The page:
With lower air pollution levels in cities, the COVID lockdown in India gave rise to popular narratives of ‘nature healing itself’ and ‘reclaiming’ space. But at the same time, the Indian environment ministry proposed a new set of green protection rules that would considerably ease the process for major industrial projects to be set up.
This draft Environmental Impact Assessment 2020 was met with widespread public outrage, as the government received more than two million emails opposing the dilution of the law.
The Oxford India Centre for Sustainable Development hosted a webinar on July 30, 2020, to better understand India’s domestic environmental politics and policy, particularly during the pandemic.
Nitin Sethi, senior journalist at The Reporter’s Collective, drew links between economic developments in India and the emergence and trajectory of Indian environmentalism. As a country’s manufacturing sector and economy expands, he said, society also demands better environmental governance to control the fallout of this expansion. In India, this awareness came at a time when there was a greater tendency to centralize governance, and as a result, the state has mostly ignored civic demands on this front, he said.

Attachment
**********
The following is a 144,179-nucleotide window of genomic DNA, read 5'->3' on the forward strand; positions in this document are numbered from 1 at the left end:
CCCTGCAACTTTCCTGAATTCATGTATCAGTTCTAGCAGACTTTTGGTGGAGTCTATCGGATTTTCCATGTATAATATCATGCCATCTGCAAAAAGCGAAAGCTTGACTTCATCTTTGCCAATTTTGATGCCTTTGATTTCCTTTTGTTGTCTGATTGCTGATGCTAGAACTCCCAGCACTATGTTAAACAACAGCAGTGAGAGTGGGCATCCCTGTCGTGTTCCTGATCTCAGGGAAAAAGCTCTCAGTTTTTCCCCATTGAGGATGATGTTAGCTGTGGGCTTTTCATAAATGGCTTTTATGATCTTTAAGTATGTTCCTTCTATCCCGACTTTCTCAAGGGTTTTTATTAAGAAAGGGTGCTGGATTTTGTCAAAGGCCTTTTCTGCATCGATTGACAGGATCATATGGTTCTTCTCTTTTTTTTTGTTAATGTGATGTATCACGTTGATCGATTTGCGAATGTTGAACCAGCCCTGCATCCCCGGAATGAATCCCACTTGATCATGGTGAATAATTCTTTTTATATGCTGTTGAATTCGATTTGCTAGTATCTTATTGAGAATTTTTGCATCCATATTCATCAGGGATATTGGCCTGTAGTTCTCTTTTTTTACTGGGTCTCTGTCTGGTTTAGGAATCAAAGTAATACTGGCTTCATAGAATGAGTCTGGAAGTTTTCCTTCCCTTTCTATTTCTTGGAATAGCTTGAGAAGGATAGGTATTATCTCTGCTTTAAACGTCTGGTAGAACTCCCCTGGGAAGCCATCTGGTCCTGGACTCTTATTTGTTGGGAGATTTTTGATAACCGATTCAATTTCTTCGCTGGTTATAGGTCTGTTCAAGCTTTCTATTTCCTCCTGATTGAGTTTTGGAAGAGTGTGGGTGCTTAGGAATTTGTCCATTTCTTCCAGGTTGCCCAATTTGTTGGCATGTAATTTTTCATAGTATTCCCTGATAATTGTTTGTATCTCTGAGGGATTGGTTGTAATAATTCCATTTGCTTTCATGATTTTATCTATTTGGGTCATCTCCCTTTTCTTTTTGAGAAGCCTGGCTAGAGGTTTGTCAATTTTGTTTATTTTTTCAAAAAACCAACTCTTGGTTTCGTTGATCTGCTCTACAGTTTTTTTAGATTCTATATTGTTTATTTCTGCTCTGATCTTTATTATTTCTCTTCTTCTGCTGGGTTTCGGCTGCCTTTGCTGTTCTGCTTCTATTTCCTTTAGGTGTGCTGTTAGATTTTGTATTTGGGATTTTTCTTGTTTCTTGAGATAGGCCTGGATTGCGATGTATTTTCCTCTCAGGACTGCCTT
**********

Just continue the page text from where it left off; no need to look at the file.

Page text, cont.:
This has been evident in the recent changes in environmental law proposed during the pandemic. The state used this time as a opportunity to dilute the Environmental Impact Assessment, a process to assess the effects of an industrial project on the environment. One of the dilutions involved doing away with the mandate to hold public consultations for certain types of projects. Kanchi Kohli, senior researcher at the Centre for Policy Research, New Delhi, said that while activities like mining were considered ‘essential services’ by the state during the pandemic lockdown, environmental regulation and public participation in governance were not the state’s priority.
Mr Sethi added that many of the proposed changes and dilutions to the EIA were not new, and existed as an idea prior to 2014. “COVID has exacerbated all of the dilutions that were anyway happening,” he said. “What perhaps COVID has done is given distance for the state from its citizens for this to happen at a faster pace.”
The opening statements by the speakers were followed by a rich discussion on the impact of the erosion of public participation mechanisms and other environmental safeguards on vulnerable communities. There was also a discussion on how environmental and climate change discourses in India need to highlight the social and political struggles of communities to access commons and natural resources, and deal with the fallout of weak environmental policy.
The session was moderated by environmental journalist Aruna Chandrasekhar. Watch here.